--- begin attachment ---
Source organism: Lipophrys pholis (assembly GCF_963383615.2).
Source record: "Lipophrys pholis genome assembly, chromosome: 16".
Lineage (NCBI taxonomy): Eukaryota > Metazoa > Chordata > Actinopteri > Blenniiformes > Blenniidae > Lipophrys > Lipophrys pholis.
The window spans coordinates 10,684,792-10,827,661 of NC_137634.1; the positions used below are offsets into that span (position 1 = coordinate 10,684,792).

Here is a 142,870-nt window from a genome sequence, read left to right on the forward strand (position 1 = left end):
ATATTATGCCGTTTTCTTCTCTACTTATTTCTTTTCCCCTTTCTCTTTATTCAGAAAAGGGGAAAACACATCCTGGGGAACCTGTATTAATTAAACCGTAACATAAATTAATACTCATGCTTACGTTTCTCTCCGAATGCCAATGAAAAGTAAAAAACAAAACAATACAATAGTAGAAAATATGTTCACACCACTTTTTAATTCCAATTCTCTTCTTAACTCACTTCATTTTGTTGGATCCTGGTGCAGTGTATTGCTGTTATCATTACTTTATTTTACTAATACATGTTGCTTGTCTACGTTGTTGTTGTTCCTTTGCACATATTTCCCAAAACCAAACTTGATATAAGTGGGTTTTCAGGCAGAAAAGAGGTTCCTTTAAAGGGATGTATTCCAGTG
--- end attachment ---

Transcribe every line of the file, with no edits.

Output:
Source organism: Lipophrys pholis (assembly GCF_963383615.2).
Source record: "Lipophrys pholis genome assembly, chromosome: 16".
Lineage (NCBI taxonomy): Eukaryota > Metazoa > Chordata > Actinopteri > Blenniiformes > Blenniidae > Lipophrys > Lipophrys pholis.
The window spans coordinates 10,684,792-10,827,661 of NC_137634.1; the positions used below are offsets into that span (position 1 = coordinate 10,684,792).

Here is a 142,870-nt window from a genome sequence, read left to right on the forward strand (position 1 = left end):
ATATTATGCCGTTTTCTTCTCTACTTATTTCTTTTCCCCTTTCTCTTTATTCAGAAAAGGGGAAAACACATCCTGGGGAACCTGTATTAATTAAACCGTAACATAAATTAATACTCATGCTTACGTTTCTCTCCGAATGCCAATGAAAAGTAAAAAACAAAACAATACAATAGTAGAAAATATGTTCACACCACTTTTTAATTCCAATTCTCTTCTTAACTCACTTCATTTTGTTGGATCCTGGTGCAGTGTATTGCTGTTATCATTACTTTATTTTACTAATACATGTTGCTTGTCTACGTTGTTGTTGTTCCTTTGCACATATTTCCCAAAACCAAACTTGATATAAGTGGGTTTTCAGGCAGAAAAGAGGTTCCTTTAAAGGGATGTATTCCAGTG